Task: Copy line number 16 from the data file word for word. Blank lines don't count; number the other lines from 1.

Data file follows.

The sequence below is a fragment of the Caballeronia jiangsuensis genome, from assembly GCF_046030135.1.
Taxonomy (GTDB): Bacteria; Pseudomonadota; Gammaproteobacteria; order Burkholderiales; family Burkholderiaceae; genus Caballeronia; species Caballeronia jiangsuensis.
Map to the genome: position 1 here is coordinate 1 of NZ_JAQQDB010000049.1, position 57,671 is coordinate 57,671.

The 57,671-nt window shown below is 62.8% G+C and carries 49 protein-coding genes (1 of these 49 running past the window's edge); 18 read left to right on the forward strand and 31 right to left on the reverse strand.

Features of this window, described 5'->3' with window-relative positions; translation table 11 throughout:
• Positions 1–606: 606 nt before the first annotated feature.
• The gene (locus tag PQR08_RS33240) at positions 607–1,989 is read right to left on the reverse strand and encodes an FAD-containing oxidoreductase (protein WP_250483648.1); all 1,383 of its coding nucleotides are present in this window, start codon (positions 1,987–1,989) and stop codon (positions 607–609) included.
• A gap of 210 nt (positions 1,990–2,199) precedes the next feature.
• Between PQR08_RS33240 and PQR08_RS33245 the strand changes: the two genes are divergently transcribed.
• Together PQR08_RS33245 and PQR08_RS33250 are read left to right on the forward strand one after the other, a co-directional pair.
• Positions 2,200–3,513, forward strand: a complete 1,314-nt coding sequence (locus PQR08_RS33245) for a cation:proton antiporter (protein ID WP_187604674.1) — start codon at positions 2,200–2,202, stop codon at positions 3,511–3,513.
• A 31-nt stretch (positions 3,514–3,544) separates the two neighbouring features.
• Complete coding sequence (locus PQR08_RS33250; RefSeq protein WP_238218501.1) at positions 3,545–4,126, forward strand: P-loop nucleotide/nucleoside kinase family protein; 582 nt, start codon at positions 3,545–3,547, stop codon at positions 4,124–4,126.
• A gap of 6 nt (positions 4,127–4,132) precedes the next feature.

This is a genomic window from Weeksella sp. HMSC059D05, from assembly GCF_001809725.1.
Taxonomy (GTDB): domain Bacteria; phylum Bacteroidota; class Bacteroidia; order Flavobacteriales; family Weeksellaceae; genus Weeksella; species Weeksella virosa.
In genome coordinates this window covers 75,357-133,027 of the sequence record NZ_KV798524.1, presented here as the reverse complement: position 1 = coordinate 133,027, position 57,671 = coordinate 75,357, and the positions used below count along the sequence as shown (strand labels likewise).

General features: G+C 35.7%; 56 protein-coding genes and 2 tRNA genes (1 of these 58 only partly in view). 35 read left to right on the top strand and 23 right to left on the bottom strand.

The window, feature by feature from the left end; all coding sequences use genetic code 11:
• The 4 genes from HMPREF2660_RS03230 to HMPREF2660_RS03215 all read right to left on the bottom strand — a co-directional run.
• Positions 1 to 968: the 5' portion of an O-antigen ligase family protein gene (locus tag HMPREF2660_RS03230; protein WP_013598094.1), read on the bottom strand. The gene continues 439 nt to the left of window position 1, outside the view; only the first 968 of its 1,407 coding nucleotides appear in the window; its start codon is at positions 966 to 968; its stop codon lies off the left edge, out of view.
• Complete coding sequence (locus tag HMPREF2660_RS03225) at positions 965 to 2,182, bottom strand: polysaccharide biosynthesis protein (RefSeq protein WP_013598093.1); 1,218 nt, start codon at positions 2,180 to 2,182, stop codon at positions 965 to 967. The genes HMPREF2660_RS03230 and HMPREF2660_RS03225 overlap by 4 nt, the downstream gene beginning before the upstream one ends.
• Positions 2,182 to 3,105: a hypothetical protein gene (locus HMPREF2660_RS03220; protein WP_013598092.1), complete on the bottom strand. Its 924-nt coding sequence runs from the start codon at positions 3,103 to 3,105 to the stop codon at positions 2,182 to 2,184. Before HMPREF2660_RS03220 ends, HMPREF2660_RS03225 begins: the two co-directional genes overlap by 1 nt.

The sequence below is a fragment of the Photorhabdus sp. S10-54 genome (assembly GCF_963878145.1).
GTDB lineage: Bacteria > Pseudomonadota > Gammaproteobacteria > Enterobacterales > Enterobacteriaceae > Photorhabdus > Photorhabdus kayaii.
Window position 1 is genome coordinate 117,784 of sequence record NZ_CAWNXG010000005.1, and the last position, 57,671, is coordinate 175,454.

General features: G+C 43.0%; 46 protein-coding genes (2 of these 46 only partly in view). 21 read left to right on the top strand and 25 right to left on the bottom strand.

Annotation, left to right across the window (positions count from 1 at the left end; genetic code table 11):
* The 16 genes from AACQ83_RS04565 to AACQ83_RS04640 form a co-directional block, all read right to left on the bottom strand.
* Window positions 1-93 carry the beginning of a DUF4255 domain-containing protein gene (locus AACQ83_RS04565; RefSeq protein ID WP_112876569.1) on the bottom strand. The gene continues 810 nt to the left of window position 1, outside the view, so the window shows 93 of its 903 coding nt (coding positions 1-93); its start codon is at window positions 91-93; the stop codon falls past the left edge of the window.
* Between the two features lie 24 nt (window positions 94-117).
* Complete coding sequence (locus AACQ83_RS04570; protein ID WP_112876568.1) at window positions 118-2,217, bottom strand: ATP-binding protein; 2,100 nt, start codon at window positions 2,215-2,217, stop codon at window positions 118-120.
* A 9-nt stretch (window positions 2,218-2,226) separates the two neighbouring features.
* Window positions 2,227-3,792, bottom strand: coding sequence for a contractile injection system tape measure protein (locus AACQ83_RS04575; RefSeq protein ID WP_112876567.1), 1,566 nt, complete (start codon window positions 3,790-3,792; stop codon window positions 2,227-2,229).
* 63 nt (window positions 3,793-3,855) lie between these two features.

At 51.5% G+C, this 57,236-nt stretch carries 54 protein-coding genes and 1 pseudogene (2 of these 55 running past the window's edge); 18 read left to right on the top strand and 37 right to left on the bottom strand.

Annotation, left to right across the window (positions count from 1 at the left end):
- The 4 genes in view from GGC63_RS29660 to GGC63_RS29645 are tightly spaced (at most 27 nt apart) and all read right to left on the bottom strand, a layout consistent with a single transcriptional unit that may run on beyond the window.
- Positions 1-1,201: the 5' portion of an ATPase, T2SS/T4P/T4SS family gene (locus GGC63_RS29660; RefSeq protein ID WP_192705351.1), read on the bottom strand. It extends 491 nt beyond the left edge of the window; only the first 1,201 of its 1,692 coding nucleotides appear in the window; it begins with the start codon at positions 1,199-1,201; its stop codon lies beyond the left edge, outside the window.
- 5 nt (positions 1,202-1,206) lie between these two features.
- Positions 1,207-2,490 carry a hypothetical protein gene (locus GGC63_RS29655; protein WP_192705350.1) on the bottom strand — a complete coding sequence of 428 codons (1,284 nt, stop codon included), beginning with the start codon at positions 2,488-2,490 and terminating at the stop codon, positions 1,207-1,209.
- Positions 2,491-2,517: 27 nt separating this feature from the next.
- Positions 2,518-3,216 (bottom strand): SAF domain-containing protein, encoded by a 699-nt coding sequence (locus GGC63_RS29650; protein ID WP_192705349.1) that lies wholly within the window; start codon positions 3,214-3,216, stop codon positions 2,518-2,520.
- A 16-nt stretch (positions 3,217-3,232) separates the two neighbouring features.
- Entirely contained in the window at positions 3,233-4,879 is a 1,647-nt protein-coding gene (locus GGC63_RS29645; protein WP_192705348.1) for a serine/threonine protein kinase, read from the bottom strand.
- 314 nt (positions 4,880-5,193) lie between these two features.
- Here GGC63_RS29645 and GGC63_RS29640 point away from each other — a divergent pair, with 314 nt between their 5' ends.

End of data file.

Taxonomy (GTDB): domain Bacteria; phylum Bacteroidota; class Bacteroidia; order Flavobacteriales; family Weeksellaceae; genus Weeksella; species Weeksella virosa.